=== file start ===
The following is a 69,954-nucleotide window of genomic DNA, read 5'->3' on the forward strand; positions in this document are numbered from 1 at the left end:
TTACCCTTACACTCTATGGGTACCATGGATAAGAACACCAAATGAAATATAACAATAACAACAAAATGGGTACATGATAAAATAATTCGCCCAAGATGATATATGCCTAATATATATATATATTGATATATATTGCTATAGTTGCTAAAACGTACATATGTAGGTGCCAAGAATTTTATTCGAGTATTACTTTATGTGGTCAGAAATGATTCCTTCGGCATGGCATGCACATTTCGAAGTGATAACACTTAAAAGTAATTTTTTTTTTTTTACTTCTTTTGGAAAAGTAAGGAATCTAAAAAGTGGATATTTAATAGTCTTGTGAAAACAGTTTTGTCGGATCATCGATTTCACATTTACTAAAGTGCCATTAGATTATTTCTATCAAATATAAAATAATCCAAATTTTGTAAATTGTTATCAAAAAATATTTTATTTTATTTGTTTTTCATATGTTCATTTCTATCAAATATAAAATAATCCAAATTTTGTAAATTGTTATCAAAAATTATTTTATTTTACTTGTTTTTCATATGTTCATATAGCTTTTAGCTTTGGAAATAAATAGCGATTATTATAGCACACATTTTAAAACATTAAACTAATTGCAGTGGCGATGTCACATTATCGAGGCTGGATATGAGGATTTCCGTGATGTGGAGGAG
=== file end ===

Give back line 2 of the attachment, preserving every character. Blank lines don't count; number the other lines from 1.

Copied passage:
TTACCCTTACACTCTATGGGTACCATGGATAAGAACACCAAATGAAATATAACAATAACAACAAAATGGGTACATGATAAAATAATTCGCCCAAGATGATATATGCCTAATATATATATATATTGATATATATTGCTATAGTTGCTAAAACGTACATATGTAGGTGCCAAGAATTTTATTCGAGTATTACTTTATGTGGTCAGAAATGATTCCTTCGGCATGGCATGCACATTTCGAAGTGATAACACTTAAAAGTAATTTTTTTTTTTTTACTTCTTTTGGAAAAGTAAGGAATCTAAAAAGTGGATATTTAATAGTCTTGTGAAAACAGTTTTGTCGGATCATCGATTTCACATTTACTAAAGTGCCATTAGATTATTTCTATCAAATATAAAATAATCCAAATTTTGTAAATTGTTATCAAAAAATATTTTATTTTATTTGTTTTTCATATGTTCATTTCTATCAAATATAAAATAATCCAAATTTTGTAAATTGTTATCAAAAATTATTTTATTTTACTTGTTTTTCATATGTTCATATAGCTTTTAGCTTTGGAAATAAATAGCGATTATTATAGCACACATTTTAAAACATTAAACTAATTGCAGTGGCGATGTCACATTATCGAGGCTGGATATGAGGATTTCCGTGATGTGGAGGAG